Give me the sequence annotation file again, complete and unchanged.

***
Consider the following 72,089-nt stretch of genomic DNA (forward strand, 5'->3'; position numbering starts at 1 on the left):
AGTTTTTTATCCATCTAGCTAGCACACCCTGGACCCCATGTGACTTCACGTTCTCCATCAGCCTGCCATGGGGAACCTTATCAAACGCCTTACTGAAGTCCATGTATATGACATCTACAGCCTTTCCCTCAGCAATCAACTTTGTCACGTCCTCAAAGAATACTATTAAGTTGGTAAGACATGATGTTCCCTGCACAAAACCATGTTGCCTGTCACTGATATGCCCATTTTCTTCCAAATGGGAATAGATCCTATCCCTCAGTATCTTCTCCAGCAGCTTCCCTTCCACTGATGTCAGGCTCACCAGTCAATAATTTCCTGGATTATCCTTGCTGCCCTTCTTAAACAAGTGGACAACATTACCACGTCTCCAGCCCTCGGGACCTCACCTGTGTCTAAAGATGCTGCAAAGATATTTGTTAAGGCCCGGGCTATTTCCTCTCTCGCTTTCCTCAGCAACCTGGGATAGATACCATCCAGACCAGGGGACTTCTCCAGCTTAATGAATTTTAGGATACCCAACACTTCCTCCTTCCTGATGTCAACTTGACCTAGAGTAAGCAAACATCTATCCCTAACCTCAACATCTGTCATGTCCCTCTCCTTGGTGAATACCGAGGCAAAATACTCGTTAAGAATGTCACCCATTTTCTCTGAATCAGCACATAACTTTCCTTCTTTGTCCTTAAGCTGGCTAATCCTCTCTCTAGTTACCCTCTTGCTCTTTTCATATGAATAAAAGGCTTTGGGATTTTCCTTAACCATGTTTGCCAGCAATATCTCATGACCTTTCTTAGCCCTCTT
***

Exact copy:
Consider the following 72,089-nt stretch of genomic DNA (forward strand, 5'->3'; position numbering starts at 1 on the left):
AGTTTTTTATCCATCTAGCTAGCACACCCTGGACCCCATGTGACTTCACGTTCTCCATCAGCCTGCCATGGGGAACCTTATCAAACGCCTTACTGAAGTCCATGTATATGACATCTACAGCCTTTCCCTCAGCAATCAACTTTGTCACGTCCTCAAAGAATACTATTAAGTTGGTAAGACATGATGTTCCCTGCACAAAACCATGTTGCCTGTCACTGATATGCCCATTTTCTTCCAAATGGGAATAGATCCTATCCCTCAGTATCTTCTCCAGCAGCTTCCCTTCCACTGATGTCAGGCTCACCAGTCAATAATTTCCTGGATTATCCTTGCTGCCCTTCTTAAACAAGTGGACAACATTACCACGTCTCCAGCCCTCGGGACCTCACCTGTGTCTAAAGATGCTGCAAAGATATTTGTTAAGGCCCGGGCTATTTCCTCTCTCGCTTTCCTCAGCAACCTGGGATAGATACCATCCAGACCAGGGGACTTCTCCAGCTTAATGAATTTTAGGATACCCAACACTTCCTCCTTCCTGATGTCAACTTGACCTAGAGTAAGCAAACATCTATCCCTAACCTCAACATCTGTCATGTCCCTCTCCTTGGTGAATACCGAGGCAAAATACTCGTTAAGAATGTCACCCATTTTCTCTGAATCAGCACATAACTTTCCTTCTTTGTCCTTAAGCTGGCTAATCCTCTCTCTAGTTACCCTCTTGCTCTTTTCATATGAATAAAAGGCTTTGGGATTTTCCTTAACCATGTTTGCCAGCAATATCTCATGACCTTTCTTAGCCCTCTT